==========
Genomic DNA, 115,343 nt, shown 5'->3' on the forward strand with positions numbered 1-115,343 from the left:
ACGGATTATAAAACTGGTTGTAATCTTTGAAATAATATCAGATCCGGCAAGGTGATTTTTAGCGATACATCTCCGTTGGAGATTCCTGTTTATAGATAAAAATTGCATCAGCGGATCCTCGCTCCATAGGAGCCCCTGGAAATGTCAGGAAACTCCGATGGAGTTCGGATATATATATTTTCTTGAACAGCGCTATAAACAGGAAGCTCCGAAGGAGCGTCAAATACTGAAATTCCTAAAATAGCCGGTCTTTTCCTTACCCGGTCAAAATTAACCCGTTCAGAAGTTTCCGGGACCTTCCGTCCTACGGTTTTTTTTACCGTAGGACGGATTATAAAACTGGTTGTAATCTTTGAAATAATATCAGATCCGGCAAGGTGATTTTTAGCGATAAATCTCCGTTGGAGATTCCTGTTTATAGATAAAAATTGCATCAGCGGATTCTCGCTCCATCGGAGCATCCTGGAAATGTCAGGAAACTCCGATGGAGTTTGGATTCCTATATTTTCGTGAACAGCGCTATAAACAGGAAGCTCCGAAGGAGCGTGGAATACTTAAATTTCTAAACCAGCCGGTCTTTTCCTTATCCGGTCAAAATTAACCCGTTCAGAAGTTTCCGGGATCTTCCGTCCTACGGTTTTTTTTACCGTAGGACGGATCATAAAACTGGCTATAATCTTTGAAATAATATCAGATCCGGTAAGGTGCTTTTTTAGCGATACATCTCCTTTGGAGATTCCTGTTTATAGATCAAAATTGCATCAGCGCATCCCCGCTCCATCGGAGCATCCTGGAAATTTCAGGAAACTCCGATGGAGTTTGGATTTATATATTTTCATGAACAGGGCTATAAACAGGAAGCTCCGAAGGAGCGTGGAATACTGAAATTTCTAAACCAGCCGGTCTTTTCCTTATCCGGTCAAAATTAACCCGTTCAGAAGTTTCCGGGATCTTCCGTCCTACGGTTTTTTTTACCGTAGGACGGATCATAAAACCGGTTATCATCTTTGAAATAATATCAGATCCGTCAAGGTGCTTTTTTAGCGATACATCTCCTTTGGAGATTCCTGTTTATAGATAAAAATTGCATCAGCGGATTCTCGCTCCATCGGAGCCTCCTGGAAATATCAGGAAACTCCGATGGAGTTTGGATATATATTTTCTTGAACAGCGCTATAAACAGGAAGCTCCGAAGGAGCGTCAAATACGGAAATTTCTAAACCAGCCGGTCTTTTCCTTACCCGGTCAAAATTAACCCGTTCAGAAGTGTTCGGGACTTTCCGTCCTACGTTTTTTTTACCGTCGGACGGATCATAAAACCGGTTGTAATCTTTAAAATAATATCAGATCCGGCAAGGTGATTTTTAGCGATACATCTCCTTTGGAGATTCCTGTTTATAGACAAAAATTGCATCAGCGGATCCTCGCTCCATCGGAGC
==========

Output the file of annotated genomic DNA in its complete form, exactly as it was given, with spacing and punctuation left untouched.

Genomic DNA, 115,343 nt, shown 5'->3' on the forward strand with positions numbered 1-115,343 from the left:
ACGGATTATAAAACTGGTTGTAATCTTTGAAATAATATCAGATCCGGCAAGGTGATTTTTAGCGATACATCTCCGTTGGAGATTCCTGTTTATAGATAAAAATTGCATCAGCGGATCCTCGCTCCATAGGAGCCCCTGGAAATGTCAGGAAACTCCGATGGAGTTCGGATATATATATTTTCTTGAACAGCGCTATAAACAGGAAGCTCCGAAGGAGCGTCAAATACTGAAATTCCTAAAATAGCCGGTCTTTTCCTTACCCGGTCAAAATTAACCCGTTCAGAAGTTTCCGGGACCTTCCGTCCTACGGTTTTTTTTACCGTAGGACGGATTATAAAACTGGTTGTAATCTTTGAAATAATATCAGATCCGGCAAGGTGATTTTTAGCGATAAATCTCCGTTGGAGATTCCTGTTTATAGATAAAAATTGCATCAGCGGATTCTCGCTCCATCGGAGCATCCTGGAAATGTCAGGAAACTCCGATGGAGTTTGGATTCCTATATTTTCGTGAACAGCGCTATAAACAGGAAGCTCCGAAGGAGCGTGGAATACTTAAATTTCTAAACCAGCCGGTCTTTTCCTTATCCGGTCAAAATTAACCCGTTCAGAAGTTTCCGGGATCTTCCGTCCTACGGTTTTTTTTACCGTAGGACGGATCATAAAACTGGCTATAATCTTTGAAATAATATCAGATCCGGTAAGGTGCTTTTTTAGCGATACATCTCCTTTGGAGATTCCTGTTTATAGATCAAAATTGCATCAGCGCATCCCCGCTCCATCGGAGCATCCTGGAAATTTCAGGAAACTCCGATGGAGTTTGGATTTATATATTTTCATGAACAGGGCTATAAACAGGAAGCTCCGAAGGAGCGTGGAATACTGAAATTTCTAAACCAGCCGGTCTTTTCCTTATCCGGTCAAAATTAACCCGTTCAGAAGTTTCCGGGATCTTCCGTCCTACGGTTTTTTTTACCGTAGGACGGATCATAAAACCGGTTATCATCTTTGAAATAATATCAGATCCGTCAAGGTGCTTTTTTAGCGATACATCTCCTTTGGAGATTCCTGTTTATAGATAAAAATTGCATCAGCGGATTCTCGCTCCATCGGAGCCTCCTGGAAATATCAGGAAACTCCGATGGAGTTTGGATATATATTTTCTTGAACAGCGCTATAAACAGGAAGCTCCGAAGGAGCGTCAAATACGGAAATTTCTAAACCAGCCGGTCTTTTCCTTACCCGGTCAAAATTAACCCGTTCAGAAGTGTTCGGGACTTTCCGTCCTACGTTTTTTTTACCGTCGGACGGATCATAAAACCGGTTGTAATCTTTAAAATAATATCAGATCCGGCAAGGTGATTTTTAGCGATACATCTCCTTTGGAGATTCCTGTTTATAGACAAAAATTGCATCAGCGGATCCTCGCTCCATCGGAGC